If the offender fails to complete the contractual obligations, the offender will receive written notice of his violation of the contract, and removal from the Panel. The failure to complete the obligations will result in the offender’s case being returned to the Magisterial District Court and/or the Court of Common Pleas for full criminal prosecution.
If the offender incurs additional criminal charges while under the jurisdiction of the Panel, the offender will be rejected from the Panel and his or her case will proceed through the county criminal justice system as if the diversion never occurred.
Administration of Panel Program
The District Attorney’s Office shall be solely responsible for program oversight. The District Attorney’s Office may utilize the assistance of a for-profit third party provider to administer the diversionary program. This administrator will be responsible for operations such as: notice to potential candidates and eventual participants, overseeing the admissions process, monitoring and reporting the progress or failure of program participants to the panelists, and assisting the panelists and the District Attorney’s Office in record-keeping, and collection of costs and fees. The administrator will be subservient to the Panel and to the District Attorney’s Office.
Benefits of the Community Accountability Panel
It is our understanding that no there are no other programs exactly like this in Pennsylvania. Bucks County has had very favorable outcomes which include:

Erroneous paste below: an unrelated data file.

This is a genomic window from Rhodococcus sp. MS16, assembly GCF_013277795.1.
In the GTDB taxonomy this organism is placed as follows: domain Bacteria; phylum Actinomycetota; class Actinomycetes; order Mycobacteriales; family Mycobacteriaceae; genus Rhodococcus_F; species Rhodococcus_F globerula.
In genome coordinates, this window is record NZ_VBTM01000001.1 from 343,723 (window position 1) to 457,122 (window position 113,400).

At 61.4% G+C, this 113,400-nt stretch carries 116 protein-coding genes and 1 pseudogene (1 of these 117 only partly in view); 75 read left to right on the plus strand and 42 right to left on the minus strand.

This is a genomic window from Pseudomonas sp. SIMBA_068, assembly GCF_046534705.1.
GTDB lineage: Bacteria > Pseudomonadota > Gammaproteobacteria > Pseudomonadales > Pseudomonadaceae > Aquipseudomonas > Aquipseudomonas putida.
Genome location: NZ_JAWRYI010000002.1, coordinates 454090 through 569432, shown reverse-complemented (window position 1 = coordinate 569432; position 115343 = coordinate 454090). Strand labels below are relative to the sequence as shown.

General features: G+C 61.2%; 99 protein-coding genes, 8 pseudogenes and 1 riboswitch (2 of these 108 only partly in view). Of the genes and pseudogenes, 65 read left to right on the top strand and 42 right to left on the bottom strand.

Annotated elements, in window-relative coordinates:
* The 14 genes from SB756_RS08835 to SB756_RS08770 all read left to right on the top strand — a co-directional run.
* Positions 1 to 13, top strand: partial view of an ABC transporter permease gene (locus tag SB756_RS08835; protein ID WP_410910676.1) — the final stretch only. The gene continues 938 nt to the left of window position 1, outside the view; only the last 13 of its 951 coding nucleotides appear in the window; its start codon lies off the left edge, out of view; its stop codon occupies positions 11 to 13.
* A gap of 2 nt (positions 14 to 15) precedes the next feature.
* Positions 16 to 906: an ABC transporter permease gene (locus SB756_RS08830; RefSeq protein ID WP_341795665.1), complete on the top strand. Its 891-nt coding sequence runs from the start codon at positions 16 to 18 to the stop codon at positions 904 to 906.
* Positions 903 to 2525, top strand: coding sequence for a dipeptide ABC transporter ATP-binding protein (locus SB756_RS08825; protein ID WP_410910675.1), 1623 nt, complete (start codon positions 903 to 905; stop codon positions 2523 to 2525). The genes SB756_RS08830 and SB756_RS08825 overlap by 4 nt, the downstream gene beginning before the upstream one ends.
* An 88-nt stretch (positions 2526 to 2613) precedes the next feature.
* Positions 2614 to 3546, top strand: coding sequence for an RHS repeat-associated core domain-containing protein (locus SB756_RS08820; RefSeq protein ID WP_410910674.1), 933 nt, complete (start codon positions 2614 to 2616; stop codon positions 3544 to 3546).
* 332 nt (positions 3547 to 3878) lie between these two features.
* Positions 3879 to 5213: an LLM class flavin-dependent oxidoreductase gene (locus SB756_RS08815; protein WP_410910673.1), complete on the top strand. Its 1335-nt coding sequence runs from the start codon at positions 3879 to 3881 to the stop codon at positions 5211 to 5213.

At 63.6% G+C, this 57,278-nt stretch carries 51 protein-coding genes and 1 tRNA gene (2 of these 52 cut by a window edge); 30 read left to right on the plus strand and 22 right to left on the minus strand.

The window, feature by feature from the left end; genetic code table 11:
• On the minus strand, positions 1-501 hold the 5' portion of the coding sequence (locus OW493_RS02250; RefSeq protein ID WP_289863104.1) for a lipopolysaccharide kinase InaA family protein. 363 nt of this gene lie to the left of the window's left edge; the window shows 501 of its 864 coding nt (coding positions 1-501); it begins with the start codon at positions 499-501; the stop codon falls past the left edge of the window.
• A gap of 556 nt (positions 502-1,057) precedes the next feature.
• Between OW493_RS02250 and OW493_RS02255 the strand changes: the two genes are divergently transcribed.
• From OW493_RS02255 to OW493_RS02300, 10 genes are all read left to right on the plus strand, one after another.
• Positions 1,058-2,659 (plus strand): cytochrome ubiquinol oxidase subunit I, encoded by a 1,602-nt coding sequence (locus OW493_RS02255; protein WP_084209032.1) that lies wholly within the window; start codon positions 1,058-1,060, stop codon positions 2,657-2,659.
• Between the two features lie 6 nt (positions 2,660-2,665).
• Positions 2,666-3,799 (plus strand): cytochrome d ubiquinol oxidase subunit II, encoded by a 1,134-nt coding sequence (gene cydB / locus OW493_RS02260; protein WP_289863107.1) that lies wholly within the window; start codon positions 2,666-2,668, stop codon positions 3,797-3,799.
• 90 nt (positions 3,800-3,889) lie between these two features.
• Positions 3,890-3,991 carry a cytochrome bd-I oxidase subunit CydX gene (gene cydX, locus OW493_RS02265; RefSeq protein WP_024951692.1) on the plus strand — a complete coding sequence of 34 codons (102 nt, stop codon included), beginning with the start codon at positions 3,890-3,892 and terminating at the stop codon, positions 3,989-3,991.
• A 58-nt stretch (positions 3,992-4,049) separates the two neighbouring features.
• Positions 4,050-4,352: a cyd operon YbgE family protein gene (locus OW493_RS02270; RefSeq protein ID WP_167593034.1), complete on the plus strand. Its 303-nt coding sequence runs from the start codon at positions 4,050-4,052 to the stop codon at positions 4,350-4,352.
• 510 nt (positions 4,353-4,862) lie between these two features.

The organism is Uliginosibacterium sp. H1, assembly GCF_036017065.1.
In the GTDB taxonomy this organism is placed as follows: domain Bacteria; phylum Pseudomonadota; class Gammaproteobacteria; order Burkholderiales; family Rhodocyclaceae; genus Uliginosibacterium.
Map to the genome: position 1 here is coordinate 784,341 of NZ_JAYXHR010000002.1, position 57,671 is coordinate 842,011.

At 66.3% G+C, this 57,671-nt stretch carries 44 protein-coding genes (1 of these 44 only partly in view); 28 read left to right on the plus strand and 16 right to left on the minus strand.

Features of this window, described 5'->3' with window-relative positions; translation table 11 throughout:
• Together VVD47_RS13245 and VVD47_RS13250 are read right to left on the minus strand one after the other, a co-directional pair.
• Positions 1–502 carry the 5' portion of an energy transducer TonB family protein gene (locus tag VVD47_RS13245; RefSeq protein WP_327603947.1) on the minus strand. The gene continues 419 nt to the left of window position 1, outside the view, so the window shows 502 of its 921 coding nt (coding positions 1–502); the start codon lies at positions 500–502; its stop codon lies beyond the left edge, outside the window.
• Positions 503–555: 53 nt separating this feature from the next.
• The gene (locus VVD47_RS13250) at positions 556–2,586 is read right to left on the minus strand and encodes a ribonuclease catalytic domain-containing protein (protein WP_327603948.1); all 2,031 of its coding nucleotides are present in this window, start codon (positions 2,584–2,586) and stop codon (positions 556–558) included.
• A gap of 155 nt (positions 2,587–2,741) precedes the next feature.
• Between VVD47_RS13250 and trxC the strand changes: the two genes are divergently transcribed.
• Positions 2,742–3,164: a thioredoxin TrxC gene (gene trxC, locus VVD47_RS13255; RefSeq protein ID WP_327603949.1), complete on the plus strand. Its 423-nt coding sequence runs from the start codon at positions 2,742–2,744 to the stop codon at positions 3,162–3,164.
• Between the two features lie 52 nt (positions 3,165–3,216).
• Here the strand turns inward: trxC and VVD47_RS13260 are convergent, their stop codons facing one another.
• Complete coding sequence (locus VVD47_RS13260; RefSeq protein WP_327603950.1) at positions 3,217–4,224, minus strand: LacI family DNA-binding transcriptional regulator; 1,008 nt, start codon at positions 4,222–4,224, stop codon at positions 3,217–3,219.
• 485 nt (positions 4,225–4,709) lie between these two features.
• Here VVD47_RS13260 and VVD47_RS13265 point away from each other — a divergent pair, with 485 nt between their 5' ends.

- Defendant is held immediately accountable (vs. – placement on unsupervised supervision or No Further Penalty 4 months later).
- Defendant benefits from guidance from members of own community.
- The court system’s costs are reduced because the case is not processed through the system.
- The defendant has the opportunity to understand the impact of the crime on the victim and defendant’s own community. Empathy leads to reduction in likelihood of re-offense.
- Payment of restitution occurs quickly.
- Process allows for assessment of risk and immediate intervention to address those risk factors while maintaining strengths.
- The defendant has the opportunity to avoid the negative consequences of a conviction including a reduced ability to gain lawful employment.
- Opportunity to change lives by showing concern and interest in a member of the community who is at risk.
Overall, this partnership allows Bucks County to keep our community safer while ensuring appropriate accountability.